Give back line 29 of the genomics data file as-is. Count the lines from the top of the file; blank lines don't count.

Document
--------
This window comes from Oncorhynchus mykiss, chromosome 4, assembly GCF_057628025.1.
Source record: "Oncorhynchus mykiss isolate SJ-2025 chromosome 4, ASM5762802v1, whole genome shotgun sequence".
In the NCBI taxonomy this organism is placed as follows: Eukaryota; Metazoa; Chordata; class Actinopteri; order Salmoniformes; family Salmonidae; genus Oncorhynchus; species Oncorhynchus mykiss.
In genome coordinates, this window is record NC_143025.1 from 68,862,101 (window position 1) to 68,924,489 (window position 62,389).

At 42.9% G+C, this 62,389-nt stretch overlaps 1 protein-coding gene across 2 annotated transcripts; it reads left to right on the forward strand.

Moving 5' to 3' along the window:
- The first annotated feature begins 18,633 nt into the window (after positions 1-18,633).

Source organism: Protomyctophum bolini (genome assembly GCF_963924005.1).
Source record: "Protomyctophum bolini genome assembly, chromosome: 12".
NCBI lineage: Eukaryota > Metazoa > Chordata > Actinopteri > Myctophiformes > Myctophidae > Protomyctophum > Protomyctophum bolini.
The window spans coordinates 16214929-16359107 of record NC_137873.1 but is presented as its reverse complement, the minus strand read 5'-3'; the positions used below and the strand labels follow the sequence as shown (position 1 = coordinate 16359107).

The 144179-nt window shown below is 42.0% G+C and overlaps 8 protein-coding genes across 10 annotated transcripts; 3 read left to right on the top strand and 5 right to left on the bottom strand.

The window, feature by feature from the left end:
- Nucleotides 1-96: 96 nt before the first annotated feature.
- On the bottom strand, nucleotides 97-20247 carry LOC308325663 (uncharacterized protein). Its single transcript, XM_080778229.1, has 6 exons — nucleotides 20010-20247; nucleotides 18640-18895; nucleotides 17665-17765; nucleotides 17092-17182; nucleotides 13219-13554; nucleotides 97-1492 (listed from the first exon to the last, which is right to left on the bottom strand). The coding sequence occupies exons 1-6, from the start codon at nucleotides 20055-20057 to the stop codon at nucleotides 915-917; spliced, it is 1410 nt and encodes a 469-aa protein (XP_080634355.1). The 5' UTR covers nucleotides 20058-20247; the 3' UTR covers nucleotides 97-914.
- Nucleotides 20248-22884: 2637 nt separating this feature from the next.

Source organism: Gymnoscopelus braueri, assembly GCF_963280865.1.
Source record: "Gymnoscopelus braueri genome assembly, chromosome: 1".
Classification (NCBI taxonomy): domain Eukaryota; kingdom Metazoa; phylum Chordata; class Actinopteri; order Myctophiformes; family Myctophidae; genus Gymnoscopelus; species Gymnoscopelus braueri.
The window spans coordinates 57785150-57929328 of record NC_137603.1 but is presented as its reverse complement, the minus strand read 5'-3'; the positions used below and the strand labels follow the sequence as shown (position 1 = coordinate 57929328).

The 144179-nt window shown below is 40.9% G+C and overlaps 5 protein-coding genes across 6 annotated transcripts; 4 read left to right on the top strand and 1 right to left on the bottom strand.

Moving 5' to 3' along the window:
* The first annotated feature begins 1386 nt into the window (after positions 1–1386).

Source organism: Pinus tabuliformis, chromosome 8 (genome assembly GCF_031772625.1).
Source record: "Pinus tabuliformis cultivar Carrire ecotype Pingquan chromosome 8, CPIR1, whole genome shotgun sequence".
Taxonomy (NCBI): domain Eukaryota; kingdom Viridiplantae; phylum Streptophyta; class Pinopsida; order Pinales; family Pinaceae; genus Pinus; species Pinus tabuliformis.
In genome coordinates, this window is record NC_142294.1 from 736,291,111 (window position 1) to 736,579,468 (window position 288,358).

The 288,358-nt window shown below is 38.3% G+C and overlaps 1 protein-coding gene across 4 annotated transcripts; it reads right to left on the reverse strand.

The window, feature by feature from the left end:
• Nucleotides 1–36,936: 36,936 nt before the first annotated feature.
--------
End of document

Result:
The window, feature by feature from the left end: